Novel Methods for Understanding

Several research teams are using a multidisciplinary approach to better understand and identify genetic factors, molecular mechanisms and biomarkers that are associated with clinical diagnoses and treatment response.

Addictive disorders

The Samuel C. Johnson Genomics of Addiction Program brings together a multidisciplinary, integrated group of clinicians and scientists to better understand how genetic vulnerability is related to the onset and treatment of alcohol, drug and other addictions. The research team concentrates on developing individualized molecular strategies for alcoholism treatment, with the primary focus on studying the pharmacogenomics of anti-craving medications.

Bipolar Disorder Biobank

Researchers have established a large-scale Bipolar Disorder Biobank, collecting both biological samples and clinical data from over 2,500 individuals. This biobank is structured to help researchers facilitate studies on disease risk and pharmacogenomic probes using state-of-the-art research technology.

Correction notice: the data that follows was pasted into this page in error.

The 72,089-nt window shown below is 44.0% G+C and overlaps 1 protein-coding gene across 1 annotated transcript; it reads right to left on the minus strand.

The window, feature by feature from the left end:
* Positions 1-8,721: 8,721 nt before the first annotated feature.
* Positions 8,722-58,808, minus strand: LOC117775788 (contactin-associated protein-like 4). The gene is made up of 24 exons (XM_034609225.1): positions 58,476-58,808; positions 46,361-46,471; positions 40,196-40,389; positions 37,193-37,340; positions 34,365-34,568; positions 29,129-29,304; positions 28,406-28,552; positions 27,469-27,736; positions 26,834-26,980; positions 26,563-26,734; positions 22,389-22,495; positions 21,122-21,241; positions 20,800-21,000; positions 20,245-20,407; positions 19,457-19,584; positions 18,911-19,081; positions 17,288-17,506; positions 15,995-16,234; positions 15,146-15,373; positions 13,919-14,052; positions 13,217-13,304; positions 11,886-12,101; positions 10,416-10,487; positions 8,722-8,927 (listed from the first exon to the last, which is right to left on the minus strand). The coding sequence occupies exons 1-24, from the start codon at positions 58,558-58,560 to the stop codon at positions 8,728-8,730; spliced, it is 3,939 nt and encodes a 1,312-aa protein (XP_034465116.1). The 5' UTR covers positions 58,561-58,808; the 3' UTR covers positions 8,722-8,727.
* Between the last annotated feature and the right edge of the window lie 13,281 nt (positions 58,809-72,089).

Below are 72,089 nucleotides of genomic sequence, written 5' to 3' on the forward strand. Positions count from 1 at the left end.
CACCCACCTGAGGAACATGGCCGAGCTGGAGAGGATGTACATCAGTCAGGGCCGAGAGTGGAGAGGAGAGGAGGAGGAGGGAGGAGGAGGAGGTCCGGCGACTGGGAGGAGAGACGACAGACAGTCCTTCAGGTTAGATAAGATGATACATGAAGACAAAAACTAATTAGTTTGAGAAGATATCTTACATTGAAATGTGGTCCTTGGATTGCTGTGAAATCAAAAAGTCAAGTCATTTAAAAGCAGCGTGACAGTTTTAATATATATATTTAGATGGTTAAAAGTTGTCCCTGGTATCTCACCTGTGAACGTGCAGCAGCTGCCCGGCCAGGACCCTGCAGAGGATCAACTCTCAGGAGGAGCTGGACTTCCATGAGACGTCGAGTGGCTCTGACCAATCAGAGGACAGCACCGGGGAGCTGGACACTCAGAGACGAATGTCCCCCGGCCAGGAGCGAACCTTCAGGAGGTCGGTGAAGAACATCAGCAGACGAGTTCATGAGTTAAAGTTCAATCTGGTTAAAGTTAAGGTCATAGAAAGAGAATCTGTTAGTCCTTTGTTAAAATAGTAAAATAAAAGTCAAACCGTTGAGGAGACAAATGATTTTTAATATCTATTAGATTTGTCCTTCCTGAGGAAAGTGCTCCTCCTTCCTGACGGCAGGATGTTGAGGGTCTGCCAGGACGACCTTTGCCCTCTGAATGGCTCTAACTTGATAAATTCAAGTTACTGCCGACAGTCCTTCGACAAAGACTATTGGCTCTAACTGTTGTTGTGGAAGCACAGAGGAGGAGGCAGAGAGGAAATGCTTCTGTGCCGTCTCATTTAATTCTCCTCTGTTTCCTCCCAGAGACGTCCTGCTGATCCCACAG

The identification of genetic risk factors associated with disease onset can potentially lead to early intervention and treatment in at-risk patients. Early intervention is particularly important in bipolar disorder because the initiation of any treatment is often delayed by more than a decade after the first episode. Additionally, identification of pharmacogenomic predictors of treatment response could provide increased selectivity to treatment recommendations, as well as help prevent serious adverse events, such as antidepressant-induced mania.

Psychiatric pharmacogenomics and pharmacogenomic testing algorithm research

The primary objective of the clinical research of pharmacogenomics is to better understand genetic variability as it relates to antidepressant response. The team is involved in both psychiatric pharmacogenomics and pharmacogenomic testing for algorithm research.